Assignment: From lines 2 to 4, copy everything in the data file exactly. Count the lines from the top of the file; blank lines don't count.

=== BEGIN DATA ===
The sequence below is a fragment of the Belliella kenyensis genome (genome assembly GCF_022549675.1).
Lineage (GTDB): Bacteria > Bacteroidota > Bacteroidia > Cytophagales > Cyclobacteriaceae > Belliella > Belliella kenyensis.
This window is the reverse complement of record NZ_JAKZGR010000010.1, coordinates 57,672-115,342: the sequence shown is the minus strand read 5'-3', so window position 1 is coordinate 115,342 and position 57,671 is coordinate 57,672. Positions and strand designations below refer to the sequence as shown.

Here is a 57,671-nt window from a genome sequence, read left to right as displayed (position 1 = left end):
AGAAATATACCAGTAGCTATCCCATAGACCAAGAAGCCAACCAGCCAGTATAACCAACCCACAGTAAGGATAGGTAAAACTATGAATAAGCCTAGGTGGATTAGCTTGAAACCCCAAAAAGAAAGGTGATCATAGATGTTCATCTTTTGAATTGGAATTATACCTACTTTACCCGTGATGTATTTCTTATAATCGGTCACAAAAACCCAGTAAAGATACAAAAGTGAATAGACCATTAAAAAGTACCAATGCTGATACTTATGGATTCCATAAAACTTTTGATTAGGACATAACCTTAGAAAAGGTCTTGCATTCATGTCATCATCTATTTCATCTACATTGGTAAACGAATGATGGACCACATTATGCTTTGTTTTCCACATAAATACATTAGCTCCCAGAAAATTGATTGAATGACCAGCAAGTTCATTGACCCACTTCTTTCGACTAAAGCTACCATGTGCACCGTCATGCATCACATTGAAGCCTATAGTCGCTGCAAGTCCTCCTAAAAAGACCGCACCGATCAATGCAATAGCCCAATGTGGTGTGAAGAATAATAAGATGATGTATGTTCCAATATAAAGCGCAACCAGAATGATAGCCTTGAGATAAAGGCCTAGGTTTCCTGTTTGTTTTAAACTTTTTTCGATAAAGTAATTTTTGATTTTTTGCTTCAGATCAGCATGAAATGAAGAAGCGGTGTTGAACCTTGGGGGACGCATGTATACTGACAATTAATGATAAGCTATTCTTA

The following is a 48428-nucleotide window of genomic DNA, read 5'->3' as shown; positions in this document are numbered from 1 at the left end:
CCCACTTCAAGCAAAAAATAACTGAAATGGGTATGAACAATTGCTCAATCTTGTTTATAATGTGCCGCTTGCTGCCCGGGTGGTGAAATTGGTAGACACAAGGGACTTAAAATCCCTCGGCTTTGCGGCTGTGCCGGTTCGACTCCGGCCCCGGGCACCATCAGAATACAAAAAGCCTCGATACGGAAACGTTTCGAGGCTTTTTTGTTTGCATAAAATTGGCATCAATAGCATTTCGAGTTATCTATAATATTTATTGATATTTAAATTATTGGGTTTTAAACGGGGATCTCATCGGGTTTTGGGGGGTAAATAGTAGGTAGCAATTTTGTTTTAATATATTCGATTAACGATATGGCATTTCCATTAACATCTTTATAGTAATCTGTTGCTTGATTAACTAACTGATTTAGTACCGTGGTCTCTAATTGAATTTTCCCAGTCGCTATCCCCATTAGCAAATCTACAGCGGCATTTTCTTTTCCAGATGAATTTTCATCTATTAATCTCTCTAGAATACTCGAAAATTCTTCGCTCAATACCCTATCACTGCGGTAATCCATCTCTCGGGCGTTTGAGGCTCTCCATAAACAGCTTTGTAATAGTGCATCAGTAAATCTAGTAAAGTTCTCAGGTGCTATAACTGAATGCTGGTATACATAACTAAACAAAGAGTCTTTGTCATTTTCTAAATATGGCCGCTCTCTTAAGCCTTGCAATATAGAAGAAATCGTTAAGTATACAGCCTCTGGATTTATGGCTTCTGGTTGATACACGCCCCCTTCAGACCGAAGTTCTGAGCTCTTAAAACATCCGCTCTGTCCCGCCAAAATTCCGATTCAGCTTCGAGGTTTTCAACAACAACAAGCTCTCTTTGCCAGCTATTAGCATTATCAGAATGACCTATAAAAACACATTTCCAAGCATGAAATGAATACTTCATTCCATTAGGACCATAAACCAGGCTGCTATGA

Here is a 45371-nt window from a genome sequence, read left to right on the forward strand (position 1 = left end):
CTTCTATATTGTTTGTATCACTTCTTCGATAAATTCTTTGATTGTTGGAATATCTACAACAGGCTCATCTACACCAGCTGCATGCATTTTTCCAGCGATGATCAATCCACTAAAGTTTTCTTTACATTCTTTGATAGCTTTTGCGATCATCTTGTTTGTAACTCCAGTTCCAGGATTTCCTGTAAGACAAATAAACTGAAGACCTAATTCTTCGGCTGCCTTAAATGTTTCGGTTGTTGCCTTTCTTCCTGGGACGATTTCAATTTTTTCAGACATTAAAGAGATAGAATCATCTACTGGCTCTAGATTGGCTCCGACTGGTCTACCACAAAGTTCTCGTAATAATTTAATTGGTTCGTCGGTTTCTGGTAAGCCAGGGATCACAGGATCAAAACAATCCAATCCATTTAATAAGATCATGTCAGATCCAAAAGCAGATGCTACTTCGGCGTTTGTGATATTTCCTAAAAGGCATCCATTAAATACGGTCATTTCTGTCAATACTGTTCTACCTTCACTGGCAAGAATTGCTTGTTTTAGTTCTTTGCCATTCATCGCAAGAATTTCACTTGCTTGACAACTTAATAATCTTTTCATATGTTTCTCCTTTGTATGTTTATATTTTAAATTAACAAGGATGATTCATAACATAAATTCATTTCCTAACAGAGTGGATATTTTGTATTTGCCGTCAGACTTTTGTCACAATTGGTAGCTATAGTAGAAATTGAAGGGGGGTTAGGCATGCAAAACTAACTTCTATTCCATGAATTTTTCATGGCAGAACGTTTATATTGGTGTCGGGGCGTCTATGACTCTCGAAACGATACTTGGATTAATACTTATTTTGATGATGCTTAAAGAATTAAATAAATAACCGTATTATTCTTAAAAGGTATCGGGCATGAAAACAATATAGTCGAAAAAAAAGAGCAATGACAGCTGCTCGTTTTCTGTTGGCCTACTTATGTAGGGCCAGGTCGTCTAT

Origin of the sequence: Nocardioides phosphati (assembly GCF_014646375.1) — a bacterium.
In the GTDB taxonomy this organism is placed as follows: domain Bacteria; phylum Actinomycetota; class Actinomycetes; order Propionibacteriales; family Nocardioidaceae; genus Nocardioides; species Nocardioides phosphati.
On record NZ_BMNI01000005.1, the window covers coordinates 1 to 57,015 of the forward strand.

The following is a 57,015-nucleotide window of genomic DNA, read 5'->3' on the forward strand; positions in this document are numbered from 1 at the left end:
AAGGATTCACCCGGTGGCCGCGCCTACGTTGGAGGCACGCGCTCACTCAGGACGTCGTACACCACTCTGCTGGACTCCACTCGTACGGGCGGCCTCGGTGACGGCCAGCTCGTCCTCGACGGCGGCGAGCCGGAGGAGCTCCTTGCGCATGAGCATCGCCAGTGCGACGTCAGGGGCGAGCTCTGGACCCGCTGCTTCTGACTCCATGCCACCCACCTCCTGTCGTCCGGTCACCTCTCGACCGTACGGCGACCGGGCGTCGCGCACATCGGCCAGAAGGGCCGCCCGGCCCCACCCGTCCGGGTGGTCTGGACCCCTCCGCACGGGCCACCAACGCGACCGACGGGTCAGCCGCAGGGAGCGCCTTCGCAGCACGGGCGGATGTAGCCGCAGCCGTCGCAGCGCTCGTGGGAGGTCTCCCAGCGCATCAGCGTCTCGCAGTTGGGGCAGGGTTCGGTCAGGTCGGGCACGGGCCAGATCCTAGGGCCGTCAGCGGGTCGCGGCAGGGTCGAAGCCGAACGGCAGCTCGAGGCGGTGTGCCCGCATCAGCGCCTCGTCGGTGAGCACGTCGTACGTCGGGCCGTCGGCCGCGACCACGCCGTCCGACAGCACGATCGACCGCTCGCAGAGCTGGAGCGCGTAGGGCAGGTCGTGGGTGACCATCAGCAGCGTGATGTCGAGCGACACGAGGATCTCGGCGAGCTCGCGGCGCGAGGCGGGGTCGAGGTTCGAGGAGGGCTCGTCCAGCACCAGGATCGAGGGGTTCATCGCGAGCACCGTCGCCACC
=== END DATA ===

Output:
Lineage (GTDB): Bacteria > Bacteroidota > Bacteroidia > Cytophagales > Cyclobacteriaceae > Belliella > Belliella kenyensis.
This window is the reverse complement of record NZ_JAKZGR010000010.1, coordinates 57,672-115,342: the sequence shown is the minus strand read 5'-3', so window position 1 is coordinate 115,342 and position 57,671 is coordinate 57,672. Positions and strand designations below refer to the sequence as shown.

Here is a 57,671-nt window from a genome sequence, read left to right as displayed (position 1 = left end):